Full-On Witch: The Autumn DETC Box

There we were, at our last Project Development Team Meeting (aka Juli & I sharing a half dozen apps at Chili's during Pokemon Community Day). She looked at me over a plate of cheese fries, narrowed her eyes, and said, "Okay, so, Autumn. I say we go full-on witch."

The waitress of course was confused, but I was all in. I tossed a ball at a Chikorita, swallowed the last of the southwest eggrolls, and replied with conviction. "Heck yeah."

I know I just talked about how I have a false start with every box we do, but this one was different. The Autumn DETC box (or DETC Occult as half of my files were named) is definitely the box of my heart. It's the box I've been waiting to make since we started this journey. Ever since I watched my first horror movies at 4 or 5, I've been fascinated by the dark and the scary. So until we do a robot- or pizza-themed box, this is my jam.

Not to say the box was all me. Don't let Juli's colorful hair or Steven Universe-esque glow fool you. She's got a nice, dark edge to her, and a lot of the coolest ideas were hers. "Hey Ham, make me a planchette coaster, which may or may not communicate with demons while at the same time keep tables clean and dry," she said to me. "Meanwhile I'm going to draw a picture of sexy, sexy Voldemort for a Tarot card." Her expansive knowledge of crystals ("They're minerals, Marie!") and their intended uses also came in handy for the box.

The first thing I did, of course, was make a playlist. Juli had to put up with a lot of Myrkur and King Dude for a while. My visual inspirations were The VVitch & Hereditary, both incredible films. I finished the planchette first, then the Morsmordre pin, then the logo. Each one was super fun to do. I've always tried to incorporate sacred geometry into my glass design, so it was great fun to be able to finally use it here for the store. Shapes are awesome.

I did my best to take care with symbology and meanings. A spell is created, after all, with intention, representation, and ritual. Drinking tea is already such an important ritual, so I hoped to be able to add some actual magic to the experience. The three symbols in the main logo are the alchemical symbols for water and fire, and a leaf to represent tea leaves. These are the three main elements you need to make tea (besides a mug with some sort of ironic slogan on it). You'll find sulphur (fire and brimstone, aka whence a demon lives) on the planchette. The chalice on the Drink of Despair label features an arsenic symbol (poison). And I've used seven-sided shapes liberally through many of the designs. Lord Voldemort believed there was power and perfection in the number seven and thus sought to split his soul into seven horcruxes. Not that I'm advocating that. But, you know. Seven is a cool number.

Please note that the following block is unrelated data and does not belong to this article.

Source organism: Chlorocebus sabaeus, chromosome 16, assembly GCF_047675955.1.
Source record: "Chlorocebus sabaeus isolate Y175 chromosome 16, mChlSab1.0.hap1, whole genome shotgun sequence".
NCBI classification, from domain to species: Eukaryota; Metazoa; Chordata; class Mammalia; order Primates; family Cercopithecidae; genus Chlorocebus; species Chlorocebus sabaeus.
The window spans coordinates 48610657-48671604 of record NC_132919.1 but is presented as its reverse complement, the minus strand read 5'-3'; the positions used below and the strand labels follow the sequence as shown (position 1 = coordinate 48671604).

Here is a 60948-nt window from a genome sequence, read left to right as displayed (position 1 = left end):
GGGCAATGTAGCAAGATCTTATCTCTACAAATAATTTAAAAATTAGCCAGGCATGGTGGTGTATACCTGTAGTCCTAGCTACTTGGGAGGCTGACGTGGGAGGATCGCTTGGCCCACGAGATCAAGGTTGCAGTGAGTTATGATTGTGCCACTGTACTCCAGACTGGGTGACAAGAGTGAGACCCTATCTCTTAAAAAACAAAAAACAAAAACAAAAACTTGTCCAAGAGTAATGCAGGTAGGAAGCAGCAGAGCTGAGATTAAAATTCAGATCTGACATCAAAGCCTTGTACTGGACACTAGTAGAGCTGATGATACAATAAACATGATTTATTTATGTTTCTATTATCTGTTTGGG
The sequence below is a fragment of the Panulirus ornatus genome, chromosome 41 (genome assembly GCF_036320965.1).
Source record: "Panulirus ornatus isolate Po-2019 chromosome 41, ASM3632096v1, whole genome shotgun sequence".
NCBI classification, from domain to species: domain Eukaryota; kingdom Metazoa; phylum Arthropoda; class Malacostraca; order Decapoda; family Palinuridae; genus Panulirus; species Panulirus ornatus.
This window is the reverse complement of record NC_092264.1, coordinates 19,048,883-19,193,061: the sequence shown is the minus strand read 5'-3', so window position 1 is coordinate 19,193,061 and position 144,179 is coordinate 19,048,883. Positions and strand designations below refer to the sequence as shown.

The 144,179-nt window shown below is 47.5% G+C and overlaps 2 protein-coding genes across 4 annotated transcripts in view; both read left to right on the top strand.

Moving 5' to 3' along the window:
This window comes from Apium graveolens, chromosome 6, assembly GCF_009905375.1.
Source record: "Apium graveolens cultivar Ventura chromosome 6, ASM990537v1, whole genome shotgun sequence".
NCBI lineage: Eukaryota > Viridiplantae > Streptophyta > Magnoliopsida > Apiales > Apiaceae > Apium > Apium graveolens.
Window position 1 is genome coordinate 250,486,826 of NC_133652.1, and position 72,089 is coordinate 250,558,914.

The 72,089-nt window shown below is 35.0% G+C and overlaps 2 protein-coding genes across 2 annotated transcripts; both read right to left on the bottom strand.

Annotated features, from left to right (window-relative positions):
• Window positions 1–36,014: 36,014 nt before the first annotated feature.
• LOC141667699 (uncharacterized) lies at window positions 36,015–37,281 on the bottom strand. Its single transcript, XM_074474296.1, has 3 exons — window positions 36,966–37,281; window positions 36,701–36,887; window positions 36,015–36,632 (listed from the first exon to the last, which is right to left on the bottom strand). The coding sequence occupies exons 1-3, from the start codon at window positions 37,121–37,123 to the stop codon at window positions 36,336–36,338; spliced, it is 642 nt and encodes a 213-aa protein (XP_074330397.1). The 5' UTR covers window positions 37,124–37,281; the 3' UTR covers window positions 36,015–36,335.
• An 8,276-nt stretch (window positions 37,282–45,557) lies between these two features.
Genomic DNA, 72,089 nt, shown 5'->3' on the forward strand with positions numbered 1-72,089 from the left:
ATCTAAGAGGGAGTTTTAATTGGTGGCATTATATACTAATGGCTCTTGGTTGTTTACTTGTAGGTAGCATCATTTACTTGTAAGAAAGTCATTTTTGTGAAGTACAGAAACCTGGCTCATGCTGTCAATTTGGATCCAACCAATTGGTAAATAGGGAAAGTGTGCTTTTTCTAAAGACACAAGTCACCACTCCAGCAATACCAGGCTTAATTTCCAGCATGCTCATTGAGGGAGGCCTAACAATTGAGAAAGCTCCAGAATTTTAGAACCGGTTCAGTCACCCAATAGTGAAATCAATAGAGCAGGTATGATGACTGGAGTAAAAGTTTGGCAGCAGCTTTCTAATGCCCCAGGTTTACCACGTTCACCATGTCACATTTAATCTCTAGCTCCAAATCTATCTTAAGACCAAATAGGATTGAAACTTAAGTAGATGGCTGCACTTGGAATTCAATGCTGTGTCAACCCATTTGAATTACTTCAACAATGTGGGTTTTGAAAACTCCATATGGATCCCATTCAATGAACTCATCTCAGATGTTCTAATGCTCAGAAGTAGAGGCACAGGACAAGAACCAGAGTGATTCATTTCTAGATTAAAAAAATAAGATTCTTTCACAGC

Oh, and goats. Boy do I love goats. All my life. And so of course, because of the occult tie-ins, I was super psyched to put some goats into this box. I couldn't shoehorn them into any of my shape-based designs, so I began the candle with a goat in mind. I'd like to think that Borgin was a goat fan. He probably lived on a small farm just outside of London, where he tended to his billies and whittled tiny Death Eater masks out of old pine. Burke was probably allergic to animals, even though his wife kept an ever-increasing assortment of cats in their tiny apartment (poor Burke).

The candle designs were originally grittier and with a patterned background. The labels were too small to pull off that level of detail, though, so we had to scale back. Here are the original designs, for those interested:

I loved the idea that the shelves would be full of all these name-brand and specialized candles for different sorts of rituals, but then Borgin & Burke's decided to get in on the game and make their own generic brand that would be good enough for all kinds of spells. Convenience and savings. I wonder what other markets they'd tap into? Herbs, probably. Athamés. Maybe a small, multi-purpose athamé, like a Swiss Army ritual knife. I'd buy one of those!
 
Rough Latin translations are as follows:
Imperium Ex Bibe Magicae - Power From Drinking Magic
Bibistis Et Currere A Morte - We Drink to Outrun Death
Ut Praebibere Dominus Malum - We Toast the Dark Lord
 
And here is the art for the disc-shaped tea tins. Our original vision for this box was dark. So I made the labels dark. Then I lightened them. Then Juli leaned over my shoulder, squinted, and told me to lighten them more. And yet, I think you'll agree, they still came out pretty dark. So here they are in all their glory, where you can hopefully make out the details.
That's all the insight I have for this box. It's one of my favorites so far, and I hope you enjoyed it.

 

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